Catarrh

Catarrh is the intermittent discharge of runny or viscous fluid, or mucus, from the nose. This may alternate with a stuffy, blocked-up feeling. Catarrh may be a symptom of an infection, such as a cold or influenza (see page 224), or sinusitis (see below). Alternatively, catarrh may be part of an allergic reaction to a number of things, including pollen or dust (see Hay fever, page 224), cigarette smoke, chemical pollution, gas or oil fires, central heating or air-conditioning systems, certain drugs, or cold and damp. These may cause irritation of the mucous membranes, which stimulates mucus production in an attempt to lubricate the membranes and remove the irritation. A cough (see page 228) may develop if catarrh drips down the back of the throat.

SELF-HELP Drink plenty of fluids. Avoid eating dairy products, bread, and potatoes—which may increase mucus production—for a couple of weeks and make a note of any changes to symptoms. Take combination Q tissue salts (see page 216).

Thick, white catarrh

Catarrh resembling the white of a raw egg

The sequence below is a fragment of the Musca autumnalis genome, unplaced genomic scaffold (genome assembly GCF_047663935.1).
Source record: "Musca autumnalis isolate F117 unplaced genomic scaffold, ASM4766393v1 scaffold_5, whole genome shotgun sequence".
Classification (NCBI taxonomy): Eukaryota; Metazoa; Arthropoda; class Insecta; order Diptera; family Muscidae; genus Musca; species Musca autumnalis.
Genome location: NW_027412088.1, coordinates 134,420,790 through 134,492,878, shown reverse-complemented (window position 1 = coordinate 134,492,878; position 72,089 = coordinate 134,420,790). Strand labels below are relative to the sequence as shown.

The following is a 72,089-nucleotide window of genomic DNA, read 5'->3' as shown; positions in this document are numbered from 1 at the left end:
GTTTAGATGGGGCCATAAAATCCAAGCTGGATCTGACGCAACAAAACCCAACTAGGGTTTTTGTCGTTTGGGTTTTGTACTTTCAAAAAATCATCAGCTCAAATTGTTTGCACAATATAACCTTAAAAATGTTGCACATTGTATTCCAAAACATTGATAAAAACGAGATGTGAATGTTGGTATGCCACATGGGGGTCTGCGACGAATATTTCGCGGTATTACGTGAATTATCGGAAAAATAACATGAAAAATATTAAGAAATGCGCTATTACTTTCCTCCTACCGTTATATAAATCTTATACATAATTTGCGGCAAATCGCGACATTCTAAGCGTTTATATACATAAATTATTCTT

Catarrh with constantly runny nose

Catarrh with extreme sensitivity to strong smells

Thick, white catarrh in the second stage of a cold after the initial inflammation of mucous membranes has subsided Catarrh flows down the nose or the back of the throat

Watery catarrh may be so profuse that it is necessary to hold a handkerchief below the nose Loss of smell and taste

Nose runs constantly with need to blow it all the time

Catarrh is yellow or green, watery, burning, thick, and stringy

Crusts and cracks inside the nostrils that make blowing the nose painful Nose may bleed

Heightened sense of smell may make even the scent of flowers unbearable

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